Claudia has been writing about crafts online for many years. She is an avid crafter who has been creating for most of her life.
How to Tie-Dye a Hat
I am loving all of the ombré I've been seeing the last few years. Take a look on Pinterest and you can find ombré hairstyles, crafts, clothing, and even cakes. It's been trending for quite a while now, and it really is stunning.
Ombré is a changing of color, blending one color slowly from dark to light, or blending from one color to another.
As a crafter, it's been a real inspiration for me. I've been thinking about all sorts of different things to make, and this fun baseball cap is one of the ones I've come up with. Because it's appealing to all ages, my teenage daughter and her friend were all too happy to help out with this tutorial.
You might think it would be hard to find white baseball caps, but it's not. You can usually find them in the craft section of a big box store or at your local craft store. There is usually a box of them near the tie-dye section. You can also order them online. An added perk is that they aren't very expensive, so it's an ideal craft for a group of people to do.
If you are looking for a trendy, fashionable craft project, then look no further than this ombré baseball cap.
Supplies You'll Need
Below is a list of supplies you'll need to tie-dye your hat. My daughter and I used a tie-dye kit she received for her birthday and it was perfect, with lots of beautiful colors to choose from. You can find some really nice tie-dye kits online through a simple search. We only made two hats so I have a hunch we will be making lots of t-shirts this summer.
White baseball cap
Make sure it is 100% cotton.
Tie-dye kit or dyes and squirt bottles
Like a trash bag or a plastic table cloth, to cover your work surface.
Step 1: Before Dyeing
- Before you start dyeing, wash the hat to get rid of chemicals that may be in the fabric. I wash and dry it in the normal cycle.
- Cover your work surface with plastic and then a layer of paper towels. The paper towels soak up the liquid that spills. You may even want to put a layer of newspaper under the paper towels. We did this in our backyard on an old folding table which made it easy for clean up.
Step 2: Get the Dyes Ready
Once your work surface is ready, layout everything you are going to need.
Then prepare the dyes of your choice. Follow the instructions provided in your kit.
Note: The dye we used was powder that had to be dissolved and we didn't shake the one bottle enough, so one of hats has a few darker spots on the orange color that can be seen in a photo farther along in the article.
Step 3: Dyeing the Cap
We started with the darkest color at the front of the cap and the bill.
For the dark color:
Using the squirt bottle and the sponge, gently squeeze a little bit of the dye onto the cap and spread it out with the brush. Repeat as needed until you have gone about 1" up the cap (see next photo)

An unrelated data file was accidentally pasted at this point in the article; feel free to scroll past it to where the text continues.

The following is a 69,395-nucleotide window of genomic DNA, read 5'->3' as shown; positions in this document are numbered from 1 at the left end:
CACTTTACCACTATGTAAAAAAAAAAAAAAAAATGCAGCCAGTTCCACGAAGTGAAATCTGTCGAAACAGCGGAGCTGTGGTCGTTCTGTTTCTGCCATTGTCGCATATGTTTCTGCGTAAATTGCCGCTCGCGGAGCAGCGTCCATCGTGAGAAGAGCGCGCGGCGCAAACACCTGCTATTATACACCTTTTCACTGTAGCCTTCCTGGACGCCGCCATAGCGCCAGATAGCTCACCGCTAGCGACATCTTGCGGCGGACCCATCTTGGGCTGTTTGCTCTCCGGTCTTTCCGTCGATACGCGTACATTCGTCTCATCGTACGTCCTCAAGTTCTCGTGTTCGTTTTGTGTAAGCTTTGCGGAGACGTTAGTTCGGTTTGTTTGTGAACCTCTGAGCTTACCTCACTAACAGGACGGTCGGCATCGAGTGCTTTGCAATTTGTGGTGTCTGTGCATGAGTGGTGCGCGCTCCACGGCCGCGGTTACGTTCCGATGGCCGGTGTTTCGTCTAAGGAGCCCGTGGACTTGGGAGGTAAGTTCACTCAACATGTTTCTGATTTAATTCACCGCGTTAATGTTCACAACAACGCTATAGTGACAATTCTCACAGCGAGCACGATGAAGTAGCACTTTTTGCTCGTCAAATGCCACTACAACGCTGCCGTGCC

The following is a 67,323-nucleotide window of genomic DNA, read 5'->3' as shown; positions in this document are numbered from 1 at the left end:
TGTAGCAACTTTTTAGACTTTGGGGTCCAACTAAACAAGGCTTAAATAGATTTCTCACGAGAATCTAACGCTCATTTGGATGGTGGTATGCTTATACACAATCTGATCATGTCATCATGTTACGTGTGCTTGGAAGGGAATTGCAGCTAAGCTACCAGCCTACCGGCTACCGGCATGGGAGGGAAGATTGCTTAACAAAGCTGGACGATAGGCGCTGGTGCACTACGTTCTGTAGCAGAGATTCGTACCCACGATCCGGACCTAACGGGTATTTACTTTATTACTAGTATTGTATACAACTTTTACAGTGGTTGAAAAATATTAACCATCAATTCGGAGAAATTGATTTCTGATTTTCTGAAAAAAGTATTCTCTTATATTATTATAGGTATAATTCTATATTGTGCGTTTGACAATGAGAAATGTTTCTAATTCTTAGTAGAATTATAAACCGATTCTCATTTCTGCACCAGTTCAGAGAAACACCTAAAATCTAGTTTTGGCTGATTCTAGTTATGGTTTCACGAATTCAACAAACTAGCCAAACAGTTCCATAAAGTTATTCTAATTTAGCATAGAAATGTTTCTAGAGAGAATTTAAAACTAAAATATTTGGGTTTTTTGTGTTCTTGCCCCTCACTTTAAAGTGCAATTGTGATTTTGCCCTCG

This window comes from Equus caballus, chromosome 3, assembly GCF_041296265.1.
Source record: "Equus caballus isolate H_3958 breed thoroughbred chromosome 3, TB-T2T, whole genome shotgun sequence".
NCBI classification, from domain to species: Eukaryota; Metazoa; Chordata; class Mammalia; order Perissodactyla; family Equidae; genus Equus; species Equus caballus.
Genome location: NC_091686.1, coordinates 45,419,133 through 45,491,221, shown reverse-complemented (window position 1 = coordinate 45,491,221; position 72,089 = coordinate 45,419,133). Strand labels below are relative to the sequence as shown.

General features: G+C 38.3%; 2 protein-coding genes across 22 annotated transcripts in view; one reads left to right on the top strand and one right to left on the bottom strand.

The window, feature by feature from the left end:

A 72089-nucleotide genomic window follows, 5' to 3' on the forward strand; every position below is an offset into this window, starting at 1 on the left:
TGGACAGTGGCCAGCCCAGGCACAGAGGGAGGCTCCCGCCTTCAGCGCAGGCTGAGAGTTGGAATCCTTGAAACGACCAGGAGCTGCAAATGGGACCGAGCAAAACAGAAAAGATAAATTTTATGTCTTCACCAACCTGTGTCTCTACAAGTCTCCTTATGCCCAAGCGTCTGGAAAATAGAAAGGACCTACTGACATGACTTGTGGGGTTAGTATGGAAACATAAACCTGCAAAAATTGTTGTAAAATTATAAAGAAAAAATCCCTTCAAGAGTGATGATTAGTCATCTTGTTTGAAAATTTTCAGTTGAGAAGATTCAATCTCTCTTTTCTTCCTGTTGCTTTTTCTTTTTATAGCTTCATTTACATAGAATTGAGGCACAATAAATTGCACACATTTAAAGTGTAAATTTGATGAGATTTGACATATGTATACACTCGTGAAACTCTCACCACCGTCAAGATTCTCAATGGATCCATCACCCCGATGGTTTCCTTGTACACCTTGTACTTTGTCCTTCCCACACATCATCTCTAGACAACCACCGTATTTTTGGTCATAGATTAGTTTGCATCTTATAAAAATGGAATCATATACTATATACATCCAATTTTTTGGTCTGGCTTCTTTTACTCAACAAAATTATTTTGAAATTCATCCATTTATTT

To do the other colors, stuff the cap with paper towels so it's easier to handle, then flip the cap over and start the second section.
- Using the medium color, dye the next (middle) section until there is about 1/3 of the cap remaining that hasn't been colored.
- Use the lightest dye color to fill in the final section (the back) of the hat.
Flip over and color the adjuster strap on the back. You may also want to dye the inside rim.
Step 4: Finishing Up
I recommend following the tie-dye instructions provided with your kit at this point to ensure that the dye you used sets correctly.
These are the steps we used:
- Put the hat in a plastic bag and let it rest overnight so the colors get absorbed. Don't rinse anything out before you let it sit overnight. To be safe, I put the sealed bag in an old bucket in case it leaks.
- The next day, rinse the hat out in cold water until the water runs clear. This is a great thing to do in a utility sink, or with a hose outside. Any dye that comes out can still stain, so don't do this where it may ruin something.
- To set the color, wash the hat, without anything else in the washing machine, on the normal cycle, with soap. Then dry it in the dryer on the normal cycle.
- Your hat is ready to go!
You can see that the thread used to make the hat wasn't cotton because the dye didn't adhere to it. I'm guessing it was nylon or polyester. I like the look of the white eyelets. I think it adds a little interest to the hat.
As you can see, washing it really tones the colors down.
A Different Color Option
Using some bolder colors can give you a more dramatic ombré effect like in the pink, orange and yellow cap below.
If you look closely at the orange part, you'll see where we didn't shake up the dye enough and not all of the powder dissolved.
I hope you'll give this hat a try. It looks great on anyone, and because it can be made in any color scheme, you can make one to match every outfit in your closet!
I'd Love To Hear From You
Create Basics vs Tulip Tie-Dye Kits
© 2018 Claudia Mitchell
Claudia Mitchell (author) on July 22, 2018:
Thanks Donna - We thought about doing it with rubber bands, and you can easily to the back part and top like that. The problem is the hard bill and the stiffer front part of the cap, but you could do splashes of various colors to get that tie-dye look in the front.
Donna Herron from USA on July 22, 2018:
This is such a cute project! Can you bind these hats with rubber bands or string to make a tied-dye pattern with these dyes? I think that would be an interesting look. Thanks for sharing and posting!
Claudia Mitchell (author) on July 22, 2018:
Thanks. It's not that hard to find them which I like. Sounds like a get together with the grandchildren might be in order. What a fun (but messy) project for a group. Have fun!
RTalloni on July 20, 2018:
Such a cute, cute project. Thanks much for the tip on finding the white caps. It was my first question. Great tutorial. I think my grands might need their own ombre cap.